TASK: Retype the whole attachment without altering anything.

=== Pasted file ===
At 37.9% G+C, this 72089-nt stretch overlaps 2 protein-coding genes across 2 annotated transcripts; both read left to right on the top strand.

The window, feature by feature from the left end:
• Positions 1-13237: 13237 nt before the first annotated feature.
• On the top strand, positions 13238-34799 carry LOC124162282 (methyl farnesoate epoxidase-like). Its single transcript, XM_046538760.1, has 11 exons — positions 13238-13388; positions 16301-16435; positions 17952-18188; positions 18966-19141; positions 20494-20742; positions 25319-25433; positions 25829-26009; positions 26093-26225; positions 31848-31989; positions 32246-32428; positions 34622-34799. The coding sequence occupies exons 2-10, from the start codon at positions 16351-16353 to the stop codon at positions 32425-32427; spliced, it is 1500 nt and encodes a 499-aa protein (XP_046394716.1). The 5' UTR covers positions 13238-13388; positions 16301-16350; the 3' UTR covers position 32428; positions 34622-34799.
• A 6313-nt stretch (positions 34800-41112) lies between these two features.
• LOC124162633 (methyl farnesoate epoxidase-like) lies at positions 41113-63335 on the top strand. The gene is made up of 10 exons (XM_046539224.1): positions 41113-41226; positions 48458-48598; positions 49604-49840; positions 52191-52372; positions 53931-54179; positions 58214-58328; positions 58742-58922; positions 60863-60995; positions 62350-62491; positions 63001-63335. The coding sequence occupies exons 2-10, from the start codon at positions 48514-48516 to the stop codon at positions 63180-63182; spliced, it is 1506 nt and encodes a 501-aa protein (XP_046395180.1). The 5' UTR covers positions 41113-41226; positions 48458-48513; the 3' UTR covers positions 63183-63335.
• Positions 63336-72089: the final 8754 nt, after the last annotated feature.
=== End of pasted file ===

At 37.9% G+C, this 72089-nt stretch overlaps 2 protein-coding genes across 2 annotated transcripts; both read left to right on the top strand.

The window, feature by feature from the left end:
• Positions 1-13237: 13237 nt before the first annotated feature.
• On the top strand, positions 13238-34799 carry LOC124162282 (methyl farnesoate epoxidase-like). Its single transcript, XM_046538760.1, has 11 exons — positions 13238-13388; positions 16301-16435; positions 17952-18188; positions 18966-19141; positions 20494-20742; positions 25319-25433; positions 25829-26009; positions 26093-26225; positions 31848-31989; positions 32246-32428; positions 34622-34799. The coding sequence occupies exons 2-10, from the start codon at positions 16351-16353 to the stop codon at positions 32425-32427; spliced, it is 1500 nt and encodes a 499-aa protein (XP_046394716.1). The 5' UTR covers positions 13238-13388; positions 16301-16350; the 3' UTR covers position 32428; positions 34622-34799.
• A 6313-nt stretch (positions 34800-41112) lies between these two features.
• LOC124162633 (methyl farnesoate epoxidase-like) lies at positions 41113-63335 on the top strand. The gene is made up of 10 exons (XM_046539224.1): positions 41113-41226; positions 48458-48598; positions 49604-49840; positions 52191-52372; positions 53931-54179; positions 58214-58328; positions 58742-58922; positions 60863-60995; positions 62350-62491; positions 63001-63335. The coding sequence occupies exons 2-10, from the start codon at positions 48514-48516 to the stop codon at positions 63180-63182; spliced, it is 1506 nt and encodes a 501-aa protein (XP_046395180.1). The 5' UTR covers positions 41113-41226; positions 48458-48513; the 3' UTR covers positions 63183-63335.
• Positions 63336-72089: the final 8754 nt, after the last annotated feature.